First Arrival -- "Aurora" and "Walrus" Full
DESCRIPTION: "The first arrival from the ice Has just come in today; The good old ship Aurora And her colors waving gay." The ship arrives full of seals on Saint Patrick's Day. Captain Kean is celebrated. The Walrus is the next to arrive
EARLIEST DATE: 1904 (Old Home Week Songster)
KEYWORDS: hunting ship
REFERENCES (1 citation):
Ryan/Small, p. 72, "First Arrival -- 'Aurora' and 'Walrus" Full" (1 text)
cf. "Arrival of the 'Grand Banks' and 'Virginia Lake' With Bumper Trips" (theme, ships)
cf. "Arrival of 'Aurora,' Diana,' 'Virginia Lake' and 'Vanguard,' Loaded" (theme, ships)
cf. "The Sealer's Song (II)" (ships)
NOTES [918 words]: The Walrus was a very old steamer, going back to the 1860s, which had begun her service running between St. John's and the outports (O'Neill, p. 508). She belonged to the small firm of Stewart's, which closed down in 1893 (Feltham, p. 77 n. 47). She went to the ice a total of 38 times (Chafe, p. 105); the only year she missed between 1870 and her loss in 1908 was 1892 (Ryan/Drake, p. 14). She was almost destroyed in 1897, and the crew wanted to abandon her, but Captain Alpheus Barbour refused; she took no seals, but was saved and repaired. There is a photo of her on p. 14 of Ryan/Drake.
For the family of her "Captain Winsor" see "First Arrival from the Sea Fishery S. S. Fogota, 1912." It's not immediately evident which "Captain Winsor" is meant here; William Winsor Sr. commanded her in 1898, and S. R. Winsor 1904-1906; Jacob Winsor took charge in 1907, and lost her the next year (Chafe, p. 96).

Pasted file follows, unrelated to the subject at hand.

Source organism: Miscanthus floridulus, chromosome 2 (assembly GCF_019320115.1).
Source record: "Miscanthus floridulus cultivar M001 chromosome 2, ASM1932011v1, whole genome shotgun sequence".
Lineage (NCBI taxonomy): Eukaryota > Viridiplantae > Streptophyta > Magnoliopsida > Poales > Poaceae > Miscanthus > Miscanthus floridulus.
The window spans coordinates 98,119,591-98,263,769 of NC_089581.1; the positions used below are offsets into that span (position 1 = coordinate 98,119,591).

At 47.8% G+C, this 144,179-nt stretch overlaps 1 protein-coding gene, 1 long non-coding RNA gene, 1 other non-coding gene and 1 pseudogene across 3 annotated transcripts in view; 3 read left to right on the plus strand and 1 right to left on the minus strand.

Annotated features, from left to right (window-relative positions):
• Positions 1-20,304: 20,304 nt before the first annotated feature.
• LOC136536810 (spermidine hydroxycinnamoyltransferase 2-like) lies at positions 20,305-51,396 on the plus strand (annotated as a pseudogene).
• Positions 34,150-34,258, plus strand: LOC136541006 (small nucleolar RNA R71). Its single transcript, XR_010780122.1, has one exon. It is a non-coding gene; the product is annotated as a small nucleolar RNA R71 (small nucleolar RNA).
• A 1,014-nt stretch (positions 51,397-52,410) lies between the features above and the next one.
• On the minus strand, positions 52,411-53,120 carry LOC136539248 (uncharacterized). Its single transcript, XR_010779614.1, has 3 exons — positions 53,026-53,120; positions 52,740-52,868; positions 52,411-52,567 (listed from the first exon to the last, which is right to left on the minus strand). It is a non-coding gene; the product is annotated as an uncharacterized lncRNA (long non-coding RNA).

The sealer Aurora had a long and complex history. She was built in Dundee in 1874, and was a sealer (and whaler) from the start (Ryan/Drake, p. 27) -- but, until 1894, she was based in Britain (Feltham, p. 22). She had rather mixed results in those years. She had a few good years, but wasn't noteworthy for her successes when sailing from the British Isles (Feltham, p. 24). In 1894, she was taken over by Bowring's, the Newfoundland shipping company, and started using local crews -- which much improved her results. Her first commander after that was Arthur Jackman (not to be confused with another famous captain, William Jackman; for Arthur Jackman, see also "Sealer's Song (I)," and for his work in the Aurora, see also "The Old Polina"). The famous Abram Kean (for whom see "Captain Abram Kean") commanded from 1898 to 1904 (Feltham, p. 24), and averaged about twice as many seals per year as during her Dundee period. In 1904, he brought in an amazing 34,000 seals.
Which is not to say that she always had good luck. In 1886, a run-in with an iceberg caused her crew to abandon her for a few hours, and some never came back (they reported her missing, and a rescue mission was being mounted when she showed up, leaking and barely seaworthy; Archibald, p. 126). In 1893, Captain Harry McKay was fined for not issuing the proper lemon juice ration, resulting in one of his sailors suffering from scurvy (Archibald, p. 127). On November 15, 1895, when she was carrying a load of gunpowder and ammunition, she caught fire, and only prompt action by the firemen of St. John's prevented an explosion (O'Neill, p. 637). She also suffered ice damage in 1905 and 1908 (Archibald, p. 127).
From 1906 to 1911, Aurora was commanded by Captain D. Green, and although she didn't succeed as well as under Kean, she did average about 11,000 seals per year (Feltham, p. 28).
1908 (after this piece was written) was a bad year for the Aurora, which was damaged during the seal hunt, but a worse one for the Walrus, which was sunk when her bow was stove in (Ryan, p. 191), although with light casualties (O'Neill, p. 972).